Methotrexate Explained: Usage, Dosage, And Side Effects

Gone are the days when we had to rely primarily on plants and other naturally sourced substances to cure diseases. While some of the medicines we have today are derived from those substances, a lot of them are also synthetically produced. Medical News Today says that during prehistoric times, humans rarely lived over 40 years old. Today, most people are expected to live close to 80, although this has been declining in recent years (via Harvard Health). 

Many things contribute to us being able to live longer, but advancements in medicine most definitely played a critical role. According to a 2020 study published in Health Affairs, the increase in life expectancy in the United States from 1990 to 2015 can be attributed to better public health practices (45%), drug development (35%), and other forms of medical care (13%), making modern medicine responsible for around 93% of improved life expectancy.

A 2013 article from the Transactions of the American Clinical and Climatological Association recounts that in 1948, Sidney Farber found that a substance called aminopterin was effective in treating leukemia in children. This was later followed by the discovery that aminopterin also interferes with connective tissue proliferation. This prompted scientists to test aminopterin against rheumatoid arthritis, psoriasis, and psoriatic arthritis; they found that the drug significantly improved symptoms. Although aminopterin was clearly beneficial, it caused many side effects and was difficult to manufacture. Because of this, researchers developed a similar drug that was easier to make — and thus, methotrexate was created.

How does methotrexate work?

Following the creation of methotrexate, numerous studies have been done in order to understand how it works, how it affects the body, and what conditions it can help treat. In order for us to understand the significance of methotrexate, we first have to know what it is. According to the National Center for Biotechnology and Information (NCBI), methotrexate is an antimetabolite, a substance that is similar in structure to the building blocks of DNA and/or RNA. Cells, including cancer cells, make use of DNA and RNA to replicate. In the presence of antimetabolites, cells take them up instead of the building blocks they are supposed to, which in turn stops them from replicating.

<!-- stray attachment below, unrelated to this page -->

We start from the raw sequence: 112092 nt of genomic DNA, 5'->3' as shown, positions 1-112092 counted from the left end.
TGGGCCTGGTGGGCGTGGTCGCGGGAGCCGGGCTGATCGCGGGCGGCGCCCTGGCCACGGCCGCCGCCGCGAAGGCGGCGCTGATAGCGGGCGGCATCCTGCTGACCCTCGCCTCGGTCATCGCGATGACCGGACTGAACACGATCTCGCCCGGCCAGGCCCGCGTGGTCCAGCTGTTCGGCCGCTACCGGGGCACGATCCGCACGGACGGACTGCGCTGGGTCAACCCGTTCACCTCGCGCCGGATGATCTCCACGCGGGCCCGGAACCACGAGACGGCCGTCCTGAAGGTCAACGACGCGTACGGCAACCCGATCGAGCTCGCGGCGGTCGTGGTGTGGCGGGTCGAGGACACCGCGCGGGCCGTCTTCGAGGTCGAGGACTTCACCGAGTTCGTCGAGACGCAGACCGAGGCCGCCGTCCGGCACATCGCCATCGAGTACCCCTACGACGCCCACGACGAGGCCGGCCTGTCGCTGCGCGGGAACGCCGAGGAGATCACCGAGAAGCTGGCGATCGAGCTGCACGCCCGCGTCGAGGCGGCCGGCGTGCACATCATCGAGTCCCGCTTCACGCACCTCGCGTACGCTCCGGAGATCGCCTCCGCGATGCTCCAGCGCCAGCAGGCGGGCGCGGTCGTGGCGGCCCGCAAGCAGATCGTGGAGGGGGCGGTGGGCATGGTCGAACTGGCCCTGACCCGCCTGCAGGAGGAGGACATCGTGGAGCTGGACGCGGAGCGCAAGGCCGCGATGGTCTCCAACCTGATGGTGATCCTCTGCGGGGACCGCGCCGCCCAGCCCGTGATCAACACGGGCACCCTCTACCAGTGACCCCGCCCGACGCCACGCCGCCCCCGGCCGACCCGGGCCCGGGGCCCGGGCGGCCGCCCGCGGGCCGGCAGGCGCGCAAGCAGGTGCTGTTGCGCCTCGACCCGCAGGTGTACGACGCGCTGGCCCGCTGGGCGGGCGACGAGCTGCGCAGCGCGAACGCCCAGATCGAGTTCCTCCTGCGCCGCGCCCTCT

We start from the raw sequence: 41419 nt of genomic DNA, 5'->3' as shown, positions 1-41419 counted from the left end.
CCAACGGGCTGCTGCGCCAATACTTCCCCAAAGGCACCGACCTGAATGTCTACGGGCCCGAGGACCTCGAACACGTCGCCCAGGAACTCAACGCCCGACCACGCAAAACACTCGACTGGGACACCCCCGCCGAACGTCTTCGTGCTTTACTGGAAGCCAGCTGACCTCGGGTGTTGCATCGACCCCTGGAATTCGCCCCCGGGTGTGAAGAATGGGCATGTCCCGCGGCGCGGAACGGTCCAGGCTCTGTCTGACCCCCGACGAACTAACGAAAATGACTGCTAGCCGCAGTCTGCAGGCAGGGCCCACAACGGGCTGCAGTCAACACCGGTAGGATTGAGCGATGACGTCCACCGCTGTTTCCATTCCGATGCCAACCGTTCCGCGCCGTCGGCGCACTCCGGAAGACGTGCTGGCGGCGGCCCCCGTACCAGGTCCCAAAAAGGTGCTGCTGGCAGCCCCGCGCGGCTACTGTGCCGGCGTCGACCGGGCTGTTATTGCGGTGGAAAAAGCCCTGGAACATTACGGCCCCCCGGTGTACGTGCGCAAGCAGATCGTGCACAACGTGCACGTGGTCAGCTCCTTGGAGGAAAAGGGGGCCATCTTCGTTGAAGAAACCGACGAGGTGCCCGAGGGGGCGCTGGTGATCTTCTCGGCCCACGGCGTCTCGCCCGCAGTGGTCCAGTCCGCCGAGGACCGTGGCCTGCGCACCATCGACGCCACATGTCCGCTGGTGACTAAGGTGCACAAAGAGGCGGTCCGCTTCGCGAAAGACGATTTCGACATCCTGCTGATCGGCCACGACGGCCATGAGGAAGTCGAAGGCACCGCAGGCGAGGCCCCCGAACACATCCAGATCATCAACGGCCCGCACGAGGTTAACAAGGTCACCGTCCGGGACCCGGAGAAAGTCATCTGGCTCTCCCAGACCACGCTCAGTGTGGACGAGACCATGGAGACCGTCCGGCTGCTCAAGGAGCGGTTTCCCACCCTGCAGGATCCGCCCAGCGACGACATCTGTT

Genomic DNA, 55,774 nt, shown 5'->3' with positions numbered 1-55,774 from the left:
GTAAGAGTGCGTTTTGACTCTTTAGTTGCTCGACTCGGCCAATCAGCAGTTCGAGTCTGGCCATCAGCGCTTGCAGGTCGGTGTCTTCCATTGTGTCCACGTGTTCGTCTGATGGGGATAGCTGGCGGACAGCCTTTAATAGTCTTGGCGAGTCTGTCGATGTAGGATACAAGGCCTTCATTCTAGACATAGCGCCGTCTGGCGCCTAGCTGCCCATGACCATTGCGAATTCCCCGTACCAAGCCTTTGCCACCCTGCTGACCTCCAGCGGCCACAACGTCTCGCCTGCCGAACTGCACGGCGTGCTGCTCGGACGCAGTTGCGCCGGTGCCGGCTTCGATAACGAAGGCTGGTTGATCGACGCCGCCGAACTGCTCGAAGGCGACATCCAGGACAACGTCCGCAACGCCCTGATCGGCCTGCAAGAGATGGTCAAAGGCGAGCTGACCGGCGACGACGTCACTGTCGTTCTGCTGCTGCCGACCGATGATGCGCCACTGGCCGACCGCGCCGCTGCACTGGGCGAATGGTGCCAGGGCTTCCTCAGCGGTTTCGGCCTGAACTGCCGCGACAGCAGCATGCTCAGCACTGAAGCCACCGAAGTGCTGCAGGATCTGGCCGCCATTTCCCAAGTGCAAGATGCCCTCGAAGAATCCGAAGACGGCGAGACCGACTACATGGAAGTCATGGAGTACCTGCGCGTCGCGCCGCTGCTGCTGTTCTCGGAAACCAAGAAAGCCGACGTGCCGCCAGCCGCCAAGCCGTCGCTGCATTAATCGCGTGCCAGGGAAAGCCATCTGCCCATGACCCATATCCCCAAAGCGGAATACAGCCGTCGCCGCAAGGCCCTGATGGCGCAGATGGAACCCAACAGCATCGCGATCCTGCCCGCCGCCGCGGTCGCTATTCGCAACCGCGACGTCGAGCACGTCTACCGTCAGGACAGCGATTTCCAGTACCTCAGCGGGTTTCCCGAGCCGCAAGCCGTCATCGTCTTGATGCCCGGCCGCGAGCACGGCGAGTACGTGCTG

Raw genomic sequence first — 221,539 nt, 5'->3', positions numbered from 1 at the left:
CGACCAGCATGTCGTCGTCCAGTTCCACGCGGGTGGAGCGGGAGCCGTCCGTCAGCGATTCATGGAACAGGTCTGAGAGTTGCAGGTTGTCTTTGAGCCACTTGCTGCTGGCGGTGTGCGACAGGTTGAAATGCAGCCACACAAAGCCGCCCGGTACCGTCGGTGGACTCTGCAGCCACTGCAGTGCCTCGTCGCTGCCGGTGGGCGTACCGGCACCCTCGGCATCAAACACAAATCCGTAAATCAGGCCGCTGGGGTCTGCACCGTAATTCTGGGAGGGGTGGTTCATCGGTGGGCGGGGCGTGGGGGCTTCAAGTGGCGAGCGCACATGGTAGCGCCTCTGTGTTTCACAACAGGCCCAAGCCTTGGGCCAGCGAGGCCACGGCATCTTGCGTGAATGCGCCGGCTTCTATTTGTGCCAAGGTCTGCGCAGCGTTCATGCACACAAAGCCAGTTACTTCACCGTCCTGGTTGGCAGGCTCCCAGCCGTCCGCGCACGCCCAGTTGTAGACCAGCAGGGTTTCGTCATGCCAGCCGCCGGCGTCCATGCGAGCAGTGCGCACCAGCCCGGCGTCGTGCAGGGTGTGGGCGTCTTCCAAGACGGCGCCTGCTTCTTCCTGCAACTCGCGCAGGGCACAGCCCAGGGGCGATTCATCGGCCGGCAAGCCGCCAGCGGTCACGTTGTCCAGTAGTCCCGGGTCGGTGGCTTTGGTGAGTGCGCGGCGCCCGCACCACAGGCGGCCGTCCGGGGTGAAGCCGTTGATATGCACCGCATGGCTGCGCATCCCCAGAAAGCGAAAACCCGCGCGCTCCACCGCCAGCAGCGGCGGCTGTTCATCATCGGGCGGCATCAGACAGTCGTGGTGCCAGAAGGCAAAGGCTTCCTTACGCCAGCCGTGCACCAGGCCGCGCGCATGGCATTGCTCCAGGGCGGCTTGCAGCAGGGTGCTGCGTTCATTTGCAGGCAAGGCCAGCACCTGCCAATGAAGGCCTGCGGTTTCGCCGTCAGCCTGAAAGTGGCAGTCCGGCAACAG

Methotrexate is a folic acid antagonist, which means that it blocks the formation of folic acid. Specifically, it inhibits the enzyme that converts it to its active form (i.e., tetrahydrofolate or THF), which is a substance that is needed to make DNA and RNA. Through this mechanism, methotrexate is therefore able to prevent cells from multiplying, an effect that is beneficial in the treatment of cancer. Unfortunately, this effect is not specifically targeted towards cancer cells only; normal, rapidly dividing cells such as the bone marrow, fetal cells, lining of the mouth and gut, skin cells, and cells of the bladder may also become affected (per

Versus Arthritis adds that methotrexate also works by dampening the activity of immune cells, an effect that is very helpful in people with autoimmune conditions.

Methotrexate and rheumatoid arthritis

Rheumatoid arthritis (RA) is an autoimmune disease that causes widespread inflammation. The Centers for Disease Control and Prevention (CDC) explains that people with RA have immune cells that attack certain areas of their body, most commonly the joints (e.g., hands, wrist, knees). Although the cause is unknown, certain people are more at risk of developing RA compared to others. Risk factors include older age, female sex (two to three times greater), having certain genes (i.e., HLA class II genes), smoking, obesity, nulliparity (i.e., no history of giving birth), and certain early life exposures (e.g., having parents who smoke). RA symptoms come and go, but unfortunately, the disease itself is for life. If you have RA, you may experience pain and swelling in your joints, morning stiffness, weight loss, fever, weakness, and fatigue.